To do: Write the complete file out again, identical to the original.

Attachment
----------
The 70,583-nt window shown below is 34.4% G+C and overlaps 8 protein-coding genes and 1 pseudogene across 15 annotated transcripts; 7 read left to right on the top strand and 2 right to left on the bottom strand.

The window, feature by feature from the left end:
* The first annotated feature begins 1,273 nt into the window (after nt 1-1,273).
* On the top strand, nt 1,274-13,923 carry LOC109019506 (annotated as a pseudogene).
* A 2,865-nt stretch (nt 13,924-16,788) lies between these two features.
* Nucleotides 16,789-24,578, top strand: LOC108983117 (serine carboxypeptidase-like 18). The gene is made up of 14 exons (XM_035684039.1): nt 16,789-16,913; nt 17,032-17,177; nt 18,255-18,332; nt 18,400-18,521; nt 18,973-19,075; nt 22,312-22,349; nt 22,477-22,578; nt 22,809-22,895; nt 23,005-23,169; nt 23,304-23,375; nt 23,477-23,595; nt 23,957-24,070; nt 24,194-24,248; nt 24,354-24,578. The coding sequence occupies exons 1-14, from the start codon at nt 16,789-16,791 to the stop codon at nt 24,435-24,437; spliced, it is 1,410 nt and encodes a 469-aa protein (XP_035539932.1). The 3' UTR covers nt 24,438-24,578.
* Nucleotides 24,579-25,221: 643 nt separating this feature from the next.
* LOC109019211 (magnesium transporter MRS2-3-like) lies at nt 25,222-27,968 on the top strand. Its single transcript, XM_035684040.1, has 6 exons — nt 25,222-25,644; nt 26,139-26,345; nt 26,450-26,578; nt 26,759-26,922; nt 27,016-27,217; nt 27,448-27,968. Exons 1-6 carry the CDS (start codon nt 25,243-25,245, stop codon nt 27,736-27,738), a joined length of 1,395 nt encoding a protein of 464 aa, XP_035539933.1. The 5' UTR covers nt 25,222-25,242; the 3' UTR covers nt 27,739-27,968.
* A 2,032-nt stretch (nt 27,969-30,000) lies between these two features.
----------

The 70,583-nt window shown below is 34.4% G+C and overlaps 8 protein-coding genes and 1 pseudogene across 15 annotated transcripts; 7 read left to right on the top strand and 2 right to left on the bottom strand.

The window, feature by feature from the left end:
* The first annotated feature begins 1,273 nt into the window (after nt 1-1,273).
* On the top strand, nt 1,274-13,923 carry LOC109019506 (annotated as a pseudogene).
* A 2,865-nt stretch (nt 13,924-16,788) lies between these two features.
* Nucleotides 16,789-24,578, top strand: LOC108983117 (serine carboxypeptidase-like 18). The gene is made up of 14 exons (XM_035684039.1): nt 16,789-16,913; nt 17,032-17,177; nt 18,255-18,332; nt 18,400-18,521; nt 18,973-19,075; nt 22,312-22,349; nt 22,477-22,578; nt 22,809-22,895; nt 23,005-23,169; nt 23,304-23,375; nt 23,477-23,595; nt 23,957-24,070; nt 24,194-24,248; nt 24,354-24,578. The coding sequence occupies exons 1-14, from the start codon at nt 16,789-16,791 to the stop codon at nt 24,435-24,437; spliced, it is 1,410 nt and encodes a 469-aa protein (XP_035539932.1). The 3' UTR covers nt 24,438-24,578.
* Nucleotides 24,579-25,221: 643 nt separating this feature from the next.
* LOC109019211 (magnesium transporter MRS2-3-like) lies at nt 25,222-27,968 on the top strand. Its single transcript, XM_035684040.1, has 6 exons — nt 25,222-25,644; nt 26,139-26,345; nt 26,450-26,578; nt 26,759-26,922; nt 27,016-27,217; nt 27,448-27,968. Exons 1-6 carry the CDS (start codon nt 25,243-25,245, stop codon nt 27,736-27,738), a joined length of 1,395 nt encoding a protein of 464 aa, XP_035539933.1. The 5' UTR covers nt 25,222-25,242; the 3' UTR covers nt 27,739-27,968.
* A 2,032-nt stretch (nt 27,969-30,000) lies between these two features.